In June, the company announced its acquisition of Clif Bar & Company. The brand strengthens Mondelez’s presence in the snack bar market. Management believes the brand is also positioned to expand internationally. Today, the category is mainly concentrated in the United States. As it expands to the rest of the world, Mondelez is well positioned to benefit.
I like this strategy. Mondelez is focused on acquiring new brands in its core markets. It’s a good opportunity for management to grow in the segments they want more exposure to. These include dark chocolate and premium chocolate brands. By focusing on these segments, the company has the ability to generate a higher return on investment. The company can leverage its existing manufacturing and distribution network. This leads to strong incremental revenue growth, which is an effective way to increase profits.
Mondelez is a market leader in each of its key segments. The company is the world’s leading biscuit company with a market share of around 16%.
The company is also developing its chocolate segment. It’s closing in on Mars’ title as the number one chocolate brand.
I like Mondelez’s strategy and think the company is well positioned to execute it. But mergers and acquisitions remain expensive and require a significant use of capital. Since 2019, the company has spent almost 43% of its free cash flow on acquisitions. The company’s buybacks, dividends, acquisitions and capital expenditures accounted for nearly 150% of free cash flow last year. The company will likely have to cut shareholder returns or acquisitions. So far, the company has funded this strategy by increasing its leverage.
High leverage, expensive valuation
Mondelez trades at a forward P/E of 19x and a forward EV/EBITDA of 15.7x. His LTM P/FCF is 22.5. At the current valuation, the company has a free cash flow yield of 4.5%. I think this valuation is high for a company with a long-term single-digit organic growth forecast.
The company has strong liquidity, with over $2 billion in cash and $9 billion in unused credit lines. He also has nearly $20 billion in debt and other obligations. The company’s recent acquisition of Clif will increase that figure by approximately $2.9 billion. This combined debt burden is approximately 4.6 times EBIT LTM. I think it’s high, but the company should be able to handle it. I still want to see Mondelez reduce leverage in the next few years.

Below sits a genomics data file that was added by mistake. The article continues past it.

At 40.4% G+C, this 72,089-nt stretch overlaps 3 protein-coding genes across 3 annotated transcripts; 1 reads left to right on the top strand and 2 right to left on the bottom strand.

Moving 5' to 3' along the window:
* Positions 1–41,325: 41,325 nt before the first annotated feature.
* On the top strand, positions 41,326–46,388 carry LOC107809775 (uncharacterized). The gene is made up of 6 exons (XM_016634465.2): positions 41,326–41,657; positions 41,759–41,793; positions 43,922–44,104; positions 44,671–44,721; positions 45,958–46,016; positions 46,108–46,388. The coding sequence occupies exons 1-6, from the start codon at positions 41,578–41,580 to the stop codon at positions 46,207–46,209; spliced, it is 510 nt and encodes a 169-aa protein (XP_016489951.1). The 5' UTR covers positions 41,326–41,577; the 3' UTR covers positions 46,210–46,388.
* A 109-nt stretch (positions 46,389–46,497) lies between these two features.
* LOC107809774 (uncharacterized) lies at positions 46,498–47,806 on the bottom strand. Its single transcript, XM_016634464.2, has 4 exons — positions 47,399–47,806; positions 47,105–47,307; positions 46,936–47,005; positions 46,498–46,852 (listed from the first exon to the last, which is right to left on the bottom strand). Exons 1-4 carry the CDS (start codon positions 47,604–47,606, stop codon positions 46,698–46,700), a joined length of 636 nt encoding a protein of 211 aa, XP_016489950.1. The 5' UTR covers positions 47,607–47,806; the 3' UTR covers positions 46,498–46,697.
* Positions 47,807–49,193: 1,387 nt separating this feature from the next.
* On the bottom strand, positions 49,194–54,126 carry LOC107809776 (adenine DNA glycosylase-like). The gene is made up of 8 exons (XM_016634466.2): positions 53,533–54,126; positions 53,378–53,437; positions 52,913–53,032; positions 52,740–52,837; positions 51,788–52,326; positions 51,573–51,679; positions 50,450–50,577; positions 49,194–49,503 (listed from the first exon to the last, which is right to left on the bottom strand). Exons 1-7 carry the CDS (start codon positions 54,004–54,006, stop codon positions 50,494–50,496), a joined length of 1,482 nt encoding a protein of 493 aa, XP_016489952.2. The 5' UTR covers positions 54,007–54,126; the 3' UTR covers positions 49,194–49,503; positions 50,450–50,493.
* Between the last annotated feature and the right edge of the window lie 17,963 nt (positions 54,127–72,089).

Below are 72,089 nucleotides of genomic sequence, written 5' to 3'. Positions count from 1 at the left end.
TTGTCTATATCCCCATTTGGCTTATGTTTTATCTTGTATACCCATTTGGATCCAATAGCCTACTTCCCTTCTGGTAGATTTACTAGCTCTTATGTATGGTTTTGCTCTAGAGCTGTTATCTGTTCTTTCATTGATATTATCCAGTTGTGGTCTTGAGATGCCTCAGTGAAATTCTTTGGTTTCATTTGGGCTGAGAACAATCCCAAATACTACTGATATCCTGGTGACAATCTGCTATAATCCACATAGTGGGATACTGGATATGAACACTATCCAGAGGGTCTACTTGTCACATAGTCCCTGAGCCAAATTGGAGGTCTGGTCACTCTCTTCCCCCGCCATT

Mondelez also has significant stakes in other companies. The largest of these are his 6.4% stake in Keurig Dr Pepper (KDP) and his 19.8% stake in JDE Peet’s (OTCPK:JDEPF). According to my estimates, these two investments are worth $6.2 billion. Management is reducing its holdings to fund its mergers and acquisitions strategy.
The company pays a strong dividend, yielding 2.8%. This dividend is well covered by free cash flow and results. The company has also done a good job of increasing this dividend. Since its separation from Kraft Foods in 2012, Mondelez has increased its dividend at an impressive CAGR of 12%.
In the first half of the year, the company spent $1.5 billion on stock buybacks. The company is on track to reduce its share count by 25% between the end of 2012 and 2022. This demonstrates management’s commitment to returning free cash flow to shareholders.
But shareholder returns have often exceeded the company’s organic free cash flow. This is before considering its cash acquisitions. I think Mondelez will eventually have to choose between reducing its debt, continuing its M&A strategy and returning cash to shareholders.
I like Mondelez’s strategy. The company focuses on segments where it is strongest instead of trying to grow in unproven categories. The company has strong liquidity and generates strong returns for shareholders.
The expensive valuation of the company and its increasing leverage are my main concerns. I think it can be a good choice for income investors. But I would look elsewhere if your primary goal is total return.